We got back to Whitehorse a bit too late to see the movie we’d planned on, Dawson City: Frozen Time. Instead, we went to a house concert—no, not house music, but an actual performance in someone’s living room. A duo from Winnipeg, whose names I don’t recall, played some beautiful guitar with enjoyable but slightly clichéd country-ish singing and lyrics. Beforehand, I spoke with a couple of people who had given up city life, and had definitely compromised to do so. After four days, I was only just beginning to understand why.

That was my last night.

My host, a long-time resident of the northern Territories, was one of the more fascinating people I’ve met. Senior in government, volunteering much of her time, and spending the rest almost obsessively hiking, camping, and biking, squeezing in every possible outdoor activity before the winter—though she has a fat tire bike ready for that, too—I wondered how much of this lifestyle is common to the area. She has a quiet confidence and expertise in being in the remote wilderness, and on our long drives pointed out numerous places she’s hiked. Yet she’s still considered, or considers herself, a cheechako after some years in Whitehorse. Her friends seem equally occupied with outdoor and other social activities. Counterintuitively, my city friends seem to have more downtime.

I vaguely expected northern lights and bears; instead I think I got a tentative sense of the north and the people who choose to live there. Home in my Gastown apartment, with only rain, barely cooler temperatures, and slightly darker months on the way, I look north now with an awareness and appreciation and a bit of longing. It’s great to be back on my road bike, on pavement. But I hope to go north again.

Three Tracks: 2016

Three tracks that defined my year in 2016 (I’m late again this year):

David Bowie, “Lazarus”

A brilliant swan song. “This way or no way / You know I’ll be free / Just like that bluebird / Now, ain’t that just like me?”

Radiohead, “Present Tense”

Another year, another breakup. It’s difficult to pick just one song from A Moon Shaped Pool. I wrote back when In Rainbows was released that I couldn’t think of another band which, ten years after its acknowledged masterpiece (OK Computer), came out with something arguably comparable. Well, here we are another nine years later and they’ve done it again. “This dance is like a weapon of self-defence against the present tense.”

Daughter, “How”

I struggled to choose a third song for 2016. But this one struck me initially and powerfully in concert.

See also 2013, 2014, 2015, 2017, 2018, 2019, 2020, 2021, 2022, 2023.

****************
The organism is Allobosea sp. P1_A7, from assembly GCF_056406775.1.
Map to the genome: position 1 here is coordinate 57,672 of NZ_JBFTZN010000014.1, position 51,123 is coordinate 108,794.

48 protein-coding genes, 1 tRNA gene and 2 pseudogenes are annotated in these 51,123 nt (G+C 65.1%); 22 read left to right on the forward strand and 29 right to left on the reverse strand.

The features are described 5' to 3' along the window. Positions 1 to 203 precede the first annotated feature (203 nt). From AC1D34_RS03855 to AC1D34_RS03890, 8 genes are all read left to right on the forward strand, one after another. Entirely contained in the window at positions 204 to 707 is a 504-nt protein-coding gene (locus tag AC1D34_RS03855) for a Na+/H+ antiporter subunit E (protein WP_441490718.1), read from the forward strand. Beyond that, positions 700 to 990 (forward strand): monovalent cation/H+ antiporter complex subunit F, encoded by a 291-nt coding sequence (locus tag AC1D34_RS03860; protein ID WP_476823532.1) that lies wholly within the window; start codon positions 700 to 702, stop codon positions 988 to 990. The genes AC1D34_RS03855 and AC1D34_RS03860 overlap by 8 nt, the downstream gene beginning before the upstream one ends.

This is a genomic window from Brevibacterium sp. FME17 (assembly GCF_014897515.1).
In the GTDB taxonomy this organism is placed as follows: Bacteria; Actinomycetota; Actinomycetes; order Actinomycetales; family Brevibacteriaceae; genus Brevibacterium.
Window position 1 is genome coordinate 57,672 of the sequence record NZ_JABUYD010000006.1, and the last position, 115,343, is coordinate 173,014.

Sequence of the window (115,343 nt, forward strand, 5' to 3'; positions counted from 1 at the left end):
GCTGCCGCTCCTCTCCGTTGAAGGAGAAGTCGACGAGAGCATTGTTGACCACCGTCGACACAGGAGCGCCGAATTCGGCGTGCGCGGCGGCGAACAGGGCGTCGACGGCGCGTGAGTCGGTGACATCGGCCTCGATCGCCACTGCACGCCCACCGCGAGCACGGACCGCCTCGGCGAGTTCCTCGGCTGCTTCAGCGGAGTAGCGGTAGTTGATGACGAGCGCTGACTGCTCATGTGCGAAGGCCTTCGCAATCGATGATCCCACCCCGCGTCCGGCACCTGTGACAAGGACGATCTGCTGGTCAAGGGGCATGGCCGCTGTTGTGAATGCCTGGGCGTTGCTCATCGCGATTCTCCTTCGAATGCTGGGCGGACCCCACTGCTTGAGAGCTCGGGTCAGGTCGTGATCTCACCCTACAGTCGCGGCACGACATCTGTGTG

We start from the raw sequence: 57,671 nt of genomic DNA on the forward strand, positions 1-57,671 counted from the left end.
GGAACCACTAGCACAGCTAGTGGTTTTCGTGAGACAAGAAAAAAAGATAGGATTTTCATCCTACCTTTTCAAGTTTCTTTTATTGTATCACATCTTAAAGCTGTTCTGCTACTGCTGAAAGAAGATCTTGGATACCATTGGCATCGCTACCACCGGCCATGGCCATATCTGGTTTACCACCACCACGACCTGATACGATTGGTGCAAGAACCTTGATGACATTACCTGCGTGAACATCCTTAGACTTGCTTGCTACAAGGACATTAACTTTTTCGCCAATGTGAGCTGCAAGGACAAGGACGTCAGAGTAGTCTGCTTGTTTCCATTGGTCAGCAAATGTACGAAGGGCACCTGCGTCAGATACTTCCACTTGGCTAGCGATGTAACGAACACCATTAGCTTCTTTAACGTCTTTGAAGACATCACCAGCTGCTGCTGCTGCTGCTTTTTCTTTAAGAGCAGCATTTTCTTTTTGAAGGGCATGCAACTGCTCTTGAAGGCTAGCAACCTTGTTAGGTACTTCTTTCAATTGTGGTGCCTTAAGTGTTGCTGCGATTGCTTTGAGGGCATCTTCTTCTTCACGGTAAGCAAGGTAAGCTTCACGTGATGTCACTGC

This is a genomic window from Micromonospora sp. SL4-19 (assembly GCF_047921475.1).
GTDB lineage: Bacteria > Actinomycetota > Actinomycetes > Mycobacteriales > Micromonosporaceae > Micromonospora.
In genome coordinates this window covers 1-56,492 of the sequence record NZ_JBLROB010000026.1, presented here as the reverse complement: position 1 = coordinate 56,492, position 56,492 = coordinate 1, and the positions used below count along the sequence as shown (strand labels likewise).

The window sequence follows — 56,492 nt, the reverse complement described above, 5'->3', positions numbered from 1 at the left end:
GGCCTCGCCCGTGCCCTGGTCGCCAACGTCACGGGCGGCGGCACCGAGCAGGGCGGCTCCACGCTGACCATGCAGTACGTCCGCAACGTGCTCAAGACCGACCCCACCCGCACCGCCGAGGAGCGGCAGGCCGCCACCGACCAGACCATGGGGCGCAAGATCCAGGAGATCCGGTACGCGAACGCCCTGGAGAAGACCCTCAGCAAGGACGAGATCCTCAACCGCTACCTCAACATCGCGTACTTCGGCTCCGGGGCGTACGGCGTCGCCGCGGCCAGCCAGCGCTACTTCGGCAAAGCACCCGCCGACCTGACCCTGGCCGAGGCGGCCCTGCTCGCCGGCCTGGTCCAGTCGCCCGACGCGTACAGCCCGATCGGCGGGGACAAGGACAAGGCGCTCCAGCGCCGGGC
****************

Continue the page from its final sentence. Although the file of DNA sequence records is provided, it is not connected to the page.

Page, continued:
A Winter of Indoor Cycle Training

I’m heading off to the Malibu GranFondo soon, which will be my first significant outdoor ride of the year. 151km followed by a time trial—my first ever—may sound like starting off the year with a bang: but the ride is preceded by a training camp; and I’ve put in a lot of work indoors over the last few months. It’s my first season of training inside, or even riding consistently at all over the winter months. I bought a Wahoo KICKR a year ago, with all of this in mind, but as I started group rides shortly after the purchase, all I used it for at the time were a couple of FTP tests.

This year I was determined not to let my fitness drop off. I began with the TrainerRoad Sweet Spot Base Mid-Volume I plan in mid-October, a couple of weeks after my last ride with Velosophy. At the end of that plan, I developed an Achilles tendon issue and took four weeks to recover, with a few light recovery workouts during that time, about eight hours in total. Then I proceeded with Sweet Spot Base Mid-Volume II, which went well until I fatigued a bit in week five. I skipped a couple of the aerobic rides that week, then finished off the plan and went straight into Sustained Power Build Mid-Volume. After two weeks, of that plan I’m going to do a taper week preceding Malibu.

I’ve spent almost ninety hours on the trainer from October to February, and I think I’ve learned a lot. The coaching text in TrainerRoad may sometimes seem repetitive, but it’s excellent reinforcement. (Without my glasses, which I have to shed during intervals, the text can be difficult to read; but in an effort to do so by leaning closer to my bars, I have developed and reinforced a slightly more aero default posture on the bike!)

Setup. Two things I figured out very quickly were clothing and air movement. For clothing, wear as little as possible: I only have my heart rate monitor, cycle shorts, open-finger gloves, and short socks. I found the gloves critical both for comfort, despite the lack of road bumps, and to protect my tape from sweat and resulting bad odour. For a fan, I initially bought a fancy Dyson. Don’t bother; something like that can’t move enough air and you’ll end up with pools of sweat on the mat or floor. Go for an industrial fan like an Air King.